Construction dispute resolution in Ireland during recession: best practice for small to medium enterprises

John Spillane, David Treacy, Ashwini Konanahalli, Lukumon Oyedele

Research output: Contribution to journalArticle

Abstract

The purpose of this paper is to identify best practice construction dispute resolution in small-to-medium enterprises (SMEs) within Ireland during the recent economic recession. A sequential mixed methodology encompassing a detailed literature review, case studies, and questionnaire survey is adopted, with results analyzed using both exploratory (data reduction) and confirmatory (structural equation modelling) factor analysis. The results show that four core aspects should be adopted by SMEs to achieve best practice construction dispute resolution in recession: third-party intervention, adoption of a streamlined process, proactive party characteristics, and the use of legal professionals. Numerous studies of this subject have been conducted; however, no research has been done to date documenting best practice in construction dispute resolution within SMEs, particularly in light of the economic recession in Ireland. It is clear that dispute resolution in Ireland is currently undergoing fundamental changes, and time is necessary to see if the new Construction Contracts Act 2013 will help this practice. Therefore, it is a fundamental requirement for project management and legal professionals to acknowledge the changing environment attributable to the economic downturn and the resultant SME best practices in dispute resolution. This paper fulfills a gap in knowledge with the emergence of the economic recession and the evolution of best practice in dispute resolution within SMEs in the Irish construction sector.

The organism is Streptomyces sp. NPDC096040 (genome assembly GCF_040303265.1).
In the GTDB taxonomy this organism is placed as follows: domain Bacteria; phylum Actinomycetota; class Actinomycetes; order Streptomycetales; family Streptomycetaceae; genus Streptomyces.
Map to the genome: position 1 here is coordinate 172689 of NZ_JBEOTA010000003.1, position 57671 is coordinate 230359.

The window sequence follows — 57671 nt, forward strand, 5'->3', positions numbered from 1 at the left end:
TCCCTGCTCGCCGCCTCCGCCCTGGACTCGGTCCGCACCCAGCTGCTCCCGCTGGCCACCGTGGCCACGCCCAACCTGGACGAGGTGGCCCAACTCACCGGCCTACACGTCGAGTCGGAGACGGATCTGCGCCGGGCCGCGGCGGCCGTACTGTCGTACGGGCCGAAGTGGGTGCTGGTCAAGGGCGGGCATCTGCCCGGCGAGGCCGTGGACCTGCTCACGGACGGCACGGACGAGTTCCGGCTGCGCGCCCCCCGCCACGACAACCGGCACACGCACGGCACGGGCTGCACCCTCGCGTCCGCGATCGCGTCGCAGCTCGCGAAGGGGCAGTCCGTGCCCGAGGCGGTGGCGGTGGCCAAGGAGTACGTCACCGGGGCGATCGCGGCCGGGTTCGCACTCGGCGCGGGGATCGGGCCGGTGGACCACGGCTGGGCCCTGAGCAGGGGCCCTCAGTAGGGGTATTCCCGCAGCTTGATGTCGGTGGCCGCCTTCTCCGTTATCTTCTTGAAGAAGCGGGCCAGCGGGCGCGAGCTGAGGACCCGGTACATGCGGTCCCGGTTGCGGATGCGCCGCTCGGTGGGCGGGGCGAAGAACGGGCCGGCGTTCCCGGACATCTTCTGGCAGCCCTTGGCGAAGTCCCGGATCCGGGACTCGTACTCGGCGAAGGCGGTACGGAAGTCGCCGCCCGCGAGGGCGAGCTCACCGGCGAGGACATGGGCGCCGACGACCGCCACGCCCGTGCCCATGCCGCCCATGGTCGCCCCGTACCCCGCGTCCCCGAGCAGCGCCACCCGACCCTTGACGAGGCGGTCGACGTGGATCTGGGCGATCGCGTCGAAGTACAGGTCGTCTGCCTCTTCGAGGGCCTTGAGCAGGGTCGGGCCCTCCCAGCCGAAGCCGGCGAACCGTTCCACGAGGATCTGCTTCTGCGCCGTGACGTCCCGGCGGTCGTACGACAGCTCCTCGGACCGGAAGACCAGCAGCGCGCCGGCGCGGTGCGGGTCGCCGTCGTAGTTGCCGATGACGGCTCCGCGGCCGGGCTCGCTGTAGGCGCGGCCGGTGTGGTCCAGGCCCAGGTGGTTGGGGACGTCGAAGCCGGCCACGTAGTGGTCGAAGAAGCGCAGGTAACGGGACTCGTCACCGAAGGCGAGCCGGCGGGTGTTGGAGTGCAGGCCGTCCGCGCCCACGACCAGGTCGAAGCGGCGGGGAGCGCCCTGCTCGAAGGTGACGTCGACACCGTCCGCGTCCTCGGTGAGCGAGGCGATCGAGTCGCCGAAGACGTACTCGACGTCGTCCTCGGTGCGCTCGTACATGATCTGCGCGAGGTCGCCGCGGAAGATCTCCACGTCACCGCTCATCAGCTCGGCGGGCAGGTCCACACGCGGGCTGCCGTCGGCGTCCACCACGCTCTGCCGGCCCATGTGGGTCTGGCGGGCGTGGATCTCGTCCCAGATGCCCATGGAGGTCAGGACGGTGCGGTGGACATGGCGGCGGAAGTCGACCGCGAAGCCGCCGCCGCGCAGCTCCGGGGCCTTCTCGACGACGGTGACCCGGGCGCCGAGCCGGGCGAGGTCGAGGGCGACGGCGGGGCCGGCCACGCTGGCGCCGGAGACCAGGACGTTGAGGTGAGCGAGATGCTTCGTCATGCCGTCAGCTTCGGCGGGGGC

Original languageEnglish
JournalJournal of Legal Affairs and Dispute Resolution in Engineering and Construction
Volume8
Issue number2
DOIs
Publication statusPublished - 2015
Externally publishedYes

Fingerprint Dive into the research topics of 'Construction dispute resolution in Ireland during recession: best practice for small to medium enterprises'. Together they form a unique fingerprint.

  • Cite this